The nuances of ancient warring factions held little interest for Catherine and Vincent. The history was interesting but not really relevant to the life they lived. Based on their own rocky road to find love and happiness, they could only wish for their son to be happy with the one person he loved. If fate did not take him on a noble road to meet his destiny then it was better for him exercise free will, to fulfill his extraordinary potential, living life as he wished.
In a heartbeat, Vincent reviewed some of the more relevant history, allowing the details to flow uninterrupted through his subconscious. The sense of disquiet was heightened as remembered information continued to course through his mind. He halted in his meditations and stared again at the worried face of his wife, belatedly answering her question.
'The quiet is just as disturbing. It lends itself to inaction and I am a man of action Catherine.'
'You are presuming that there is bad news. What could Jacob discover, Vincent? There isn't much more to know about Lena. I am happy for her parents that they will have a greater knowledge of the life she lived. In fact, they will be able to mourn her loss in a way that was impossible before. To discover the lovely, educated granddaughter who has made something wonderful of her life and married a man who loves her as she is...well they should be happy.'
'I couldn't agree more,' he said acknowledging his wife's assessment with a nod,' but something tells me that the story will not have the ending they expect and the quiet worries me.'
Catherine frowned. 'Your logic makes no sense to me. I understand that you feel the need to do something. Perhaps it is part of your recovery from that awful flood, rather than a need to worry.'
Vincent didn't dismiss his wife's words immediately. He gave some credence to the possibility that she could be right. His body had healed from the tunnel crisis. His mind felt clear and able to process information. Instead he thought, 'maybe what I feel is a perception of well being, but perhaps Catherine sees it differently'.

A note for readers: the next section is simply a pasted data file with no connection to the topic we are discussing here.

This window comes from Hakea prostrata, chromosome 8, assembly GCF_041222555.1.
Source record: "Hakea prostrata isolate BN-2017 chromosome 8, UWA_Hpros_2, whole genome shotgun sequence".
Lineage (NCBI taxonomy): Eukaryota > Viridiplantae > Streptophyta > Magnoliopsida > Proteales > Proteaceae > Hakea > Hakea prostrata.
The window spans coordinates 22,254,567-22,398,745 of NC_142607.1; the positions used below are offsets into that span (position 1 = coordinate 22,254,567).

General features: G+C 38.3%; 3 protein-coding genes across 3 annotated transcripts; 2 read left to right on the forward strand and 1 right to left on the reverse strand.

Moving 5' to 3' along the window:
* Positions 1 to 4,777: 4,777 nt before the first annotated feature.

'Your concern is not misplaced, my love but, I want to assure you that I feel well and my mind is clear.'
He gave voice to his thoughts and her unspoken anxiety. The words held neither anger nor rebuke. Vincent well knew the source of her concern. The never-ending ache in his heart from their years of separation could be activated at the most fleeting memory of his decline into madness. Standing apart from her was no way to offer reassurance either. He left his position at the fireplace and resumed his seat beside her on the couch.
'I will keep my worry to a minimum. You are the anchor which helps me to balance my anxieties as a parent versus the base drives in my body. I never want to return to that time again.'
Catherine threw her arms around her husband. 'Some of your base drives have kept me very happy these past few months. Don't let go of all of them.'
Vincent's responding smile was comical. His face was inches from that of his wife. For long moments he stared into her eyes, holding her gaze by sheer will alone. When he finally spoke again, the tenor of his breathing had changed adding the husky whisper signalling desire.
'How is it that I can love you even more? When I look at you today, I see a difference I would have feared even a short time ago. Today, you are strong, self assured, and very close to the woman you were before I last held you dying in my arms and yet my fear of losing you has only just begun to diminish.'
'Losing me to death?'
'No Catherine, losing you to the life you once knew.'
'Can you still believe that I would ever leave you, even now Vincent?'
'It crossed my mind at one time but since Terry's wedding I have seen a side of you that my heart...my heart..could only imagine.'
'I can't understand how you could even entertain the thought. I realize that there were some things which needed fixing within me. I am still trying to get my brain to connect with many parts of my body but I am happy that the part which connects so beautifully to you, is working well.'
Lost in the moment was the worry about any of the children. Mea and Cilla were with their natural grandmother, Erin. If there was any deep concern about Jacob and Cathy, it was put on hold. Catherine was determined to reassure her glorious husband in the best way possible and remove the last fear from his beautiful eyes.